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How to Have Good Study Habits

Hi Everyone! I hope you're all having a wonderful morning. Today we have an article by Deerfield student Eleanor Wenners on creating proper routines for studying, something that comes in handy especially in tough academic atmospheres like prep school. Happy reading!


"Study hours have commenced. It is the night before your first test. Sitting in your wooden chair, you stare at the notebooks stacked in front of you. Your heart sinks. Reality hits. You haven’t read your notes once. The clock reads 9:00, threatening you to begin studying. You crack open your textbook, flipping through the chapters filled with highlighted terms. Your all nighter begins now.


We’ve all been in this situation. At boarding school, you're on your own. You no longer have a parent there to tell you when to study. I believe the best way to keep these kinds of nights to a minimum and to create better study habits is by making a schedule, getting into a routine, holding yourself accountable, and taking care of yourself.


Rather than cramming the night before, work time into your schedule to study on days leading up to the test. Plan out your study hours. On lighter homework nights, blocking out just 20 to 30 minutes of review for a test later in the week can make a big difference. Before bed, bring a stack of flashcards into the bathroom and review while brushing your teeth. This incremental approach allows you to get more sleep the night before the test, provides time for the material to settle in your brain, and avoids panic.


If you can manage to pull yourself out of bed on time, study and review while you eat breakfast. Get to the dining hall early for some focused quiet time. Or go 30 minutes before morning classes with friends if you can study in the midst of side conversation. Quiz yourself on the material you reviewed the night before. The act of learning a concept and then quizzing yourself allows you to build a concrete understanding of the topic and serves as practice for recalling information during the assessment.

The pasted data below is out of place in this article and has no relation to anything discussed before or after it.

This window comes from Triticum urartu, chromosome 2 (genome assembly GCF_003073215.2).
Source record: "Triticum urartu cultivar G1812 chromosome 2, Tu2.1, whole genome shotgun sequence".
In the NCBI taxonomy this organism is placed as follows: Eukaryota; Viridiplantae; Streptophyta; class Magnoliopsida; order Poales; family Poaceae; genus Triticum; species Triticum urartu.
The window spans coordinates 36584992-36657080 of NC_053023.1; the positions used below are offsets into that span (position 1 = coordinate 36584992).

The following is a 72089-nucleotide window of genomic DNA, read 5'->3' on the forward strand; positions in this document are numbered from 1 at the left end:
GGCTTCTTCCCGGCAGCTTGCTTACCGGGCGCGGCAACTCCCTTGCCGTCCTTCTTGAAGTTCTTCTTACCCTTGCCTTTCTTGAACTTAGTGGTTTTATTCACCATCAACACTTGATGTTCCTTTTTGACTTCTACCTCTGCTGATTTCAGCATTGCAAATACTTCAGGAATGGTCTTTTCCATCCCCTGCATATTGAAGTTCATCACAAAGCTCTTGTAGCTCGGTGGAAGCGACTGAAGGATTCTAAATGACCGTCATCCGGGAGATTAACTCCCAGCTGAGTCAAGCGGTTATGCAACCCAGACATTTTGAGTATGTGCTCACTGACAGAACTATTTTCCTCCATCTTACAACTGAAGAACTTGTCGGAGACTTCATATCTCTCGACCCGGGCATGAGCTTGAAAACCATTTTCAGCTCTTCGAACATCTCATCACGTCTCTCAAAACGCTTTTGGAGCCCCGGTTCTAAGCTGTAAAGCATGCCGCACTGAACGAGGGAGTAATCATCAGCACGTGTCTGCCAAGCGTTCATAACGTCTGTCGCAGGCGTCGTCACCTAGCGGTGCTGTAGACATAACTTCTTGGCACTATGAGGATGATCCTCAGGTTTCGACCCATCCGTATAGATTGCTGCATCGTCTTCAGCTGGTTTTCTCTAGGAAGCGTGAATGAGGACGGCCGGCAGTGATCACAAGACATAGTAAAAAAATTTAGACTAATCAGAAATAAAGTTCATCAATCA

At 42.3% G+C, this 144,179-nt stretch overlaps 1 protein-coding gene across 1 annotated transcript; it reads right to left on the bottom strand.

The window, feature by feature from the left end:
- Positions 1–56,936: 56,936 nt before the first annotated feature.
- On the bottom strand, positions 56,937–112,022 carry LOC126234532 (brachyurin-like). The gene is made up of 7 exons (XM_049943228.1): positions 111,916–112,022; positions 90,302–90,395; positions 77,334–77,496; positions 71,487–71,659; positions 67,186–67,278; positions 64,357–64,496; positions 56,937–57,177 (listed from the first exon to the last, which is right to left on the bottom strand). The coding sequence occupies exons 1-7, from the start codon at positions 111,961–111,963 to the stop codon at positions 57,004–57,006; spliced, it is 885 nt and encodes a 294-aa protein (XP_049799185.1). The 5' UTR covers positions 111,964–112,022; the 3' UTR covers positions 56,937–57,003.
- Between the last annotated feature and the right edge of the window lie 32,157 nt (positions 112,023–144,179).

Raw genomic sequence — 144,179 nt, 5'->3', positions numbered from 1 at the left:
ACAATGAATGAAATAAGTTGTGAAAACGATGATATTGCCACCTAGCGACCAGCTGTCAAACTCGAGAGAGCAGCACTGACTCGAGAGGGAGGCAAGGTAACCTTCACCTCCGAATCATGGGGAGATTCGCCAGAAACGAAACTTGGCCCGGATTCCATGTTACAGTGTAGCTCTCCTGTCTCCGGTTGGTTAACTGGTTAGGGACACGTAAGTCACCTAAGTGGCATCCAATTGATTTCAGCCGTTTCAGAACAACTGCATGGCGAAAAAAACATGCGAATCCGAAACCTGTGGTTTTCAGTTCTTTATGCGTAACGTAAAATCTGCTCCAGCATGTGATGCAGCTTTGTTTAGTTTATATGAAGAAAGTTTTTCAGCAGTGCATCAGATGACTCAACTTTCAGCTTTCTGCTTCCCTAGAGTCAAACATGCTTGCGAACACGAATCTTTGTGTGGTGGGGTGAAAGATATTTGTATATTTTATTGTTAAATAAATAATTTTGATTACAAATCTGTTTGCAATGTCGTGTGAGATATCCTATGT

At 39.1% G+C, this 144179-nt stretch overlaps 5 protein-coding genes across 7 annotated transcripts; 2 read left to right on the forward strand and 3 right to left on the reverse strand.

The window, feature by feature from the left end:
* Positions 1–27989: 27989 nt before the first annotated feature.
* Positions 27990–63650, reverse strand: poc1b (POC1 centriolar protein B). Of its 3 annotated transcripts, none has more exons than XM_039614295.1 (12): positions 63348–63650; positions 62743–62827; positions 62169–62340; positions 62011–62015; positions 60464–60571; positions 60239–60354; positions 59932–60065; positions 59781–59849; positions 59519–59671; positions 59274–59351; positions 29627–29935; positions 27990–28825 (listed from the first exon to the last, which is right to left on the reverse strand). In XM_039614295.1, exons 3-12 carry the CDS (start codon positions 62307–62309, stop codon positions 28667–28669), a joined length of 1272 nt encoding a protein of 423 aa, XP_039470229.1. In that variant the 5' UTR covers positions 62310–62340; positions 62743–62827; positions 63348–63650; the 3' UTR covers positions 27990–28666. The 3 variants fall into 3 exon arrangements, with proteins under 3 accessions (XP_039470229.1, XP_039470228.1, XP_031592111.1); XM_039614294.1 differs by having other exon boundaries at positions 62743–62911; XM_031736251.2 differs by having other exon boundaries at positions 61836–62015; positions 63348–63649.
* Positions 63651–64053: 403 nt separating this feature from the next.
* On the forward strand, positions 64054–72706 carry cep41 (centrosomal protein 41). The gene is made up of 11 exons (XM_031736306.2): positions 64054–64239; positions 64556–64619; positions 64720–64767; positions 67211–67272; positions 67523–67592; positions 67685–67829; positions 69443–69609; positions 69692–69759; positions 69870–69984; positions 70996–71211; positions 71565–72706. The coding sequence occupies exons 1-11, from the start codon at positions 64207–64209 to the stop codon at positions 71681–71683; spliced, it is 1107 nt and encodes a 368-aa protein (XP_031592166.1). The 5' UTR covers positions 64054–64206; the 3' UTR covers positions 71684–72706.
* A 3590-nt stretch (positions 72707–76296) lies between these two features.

Allow yourself the time to hit pause and take your mind off of studying, especially on weekends after a tough week. Create scheduled times designated for studying, hanging out with friends, campus activities, and self care. Taking breaks and making time to do other things can help frame a positive mindset for when you do study. Studying on weekends may seem silly, but it can help ease the stress of an upcoming assessment in next week.


Some other tips and tricks I have found to be helpful include writing reminders about an upcoming assessment in red ink, as well as putting sticky notes around your room that have vocabulary words or formulas written on them. Know your teacher’s office hours and get in a routine of attending. Furthermore, asking questions in class when you are confused prevents frustration and wasting time while studying. Find out what environment you study best in: try out new study places and find a space that works best for you. Try finding a study buddy that keeps you on task or try studying alone. If you work better with music, try classical music or white noise to keep distractions to a minimum. Keep the lighting in your room bright. And most importantly, try new ways of studying to find how you can best support yourself."


-Eleanor


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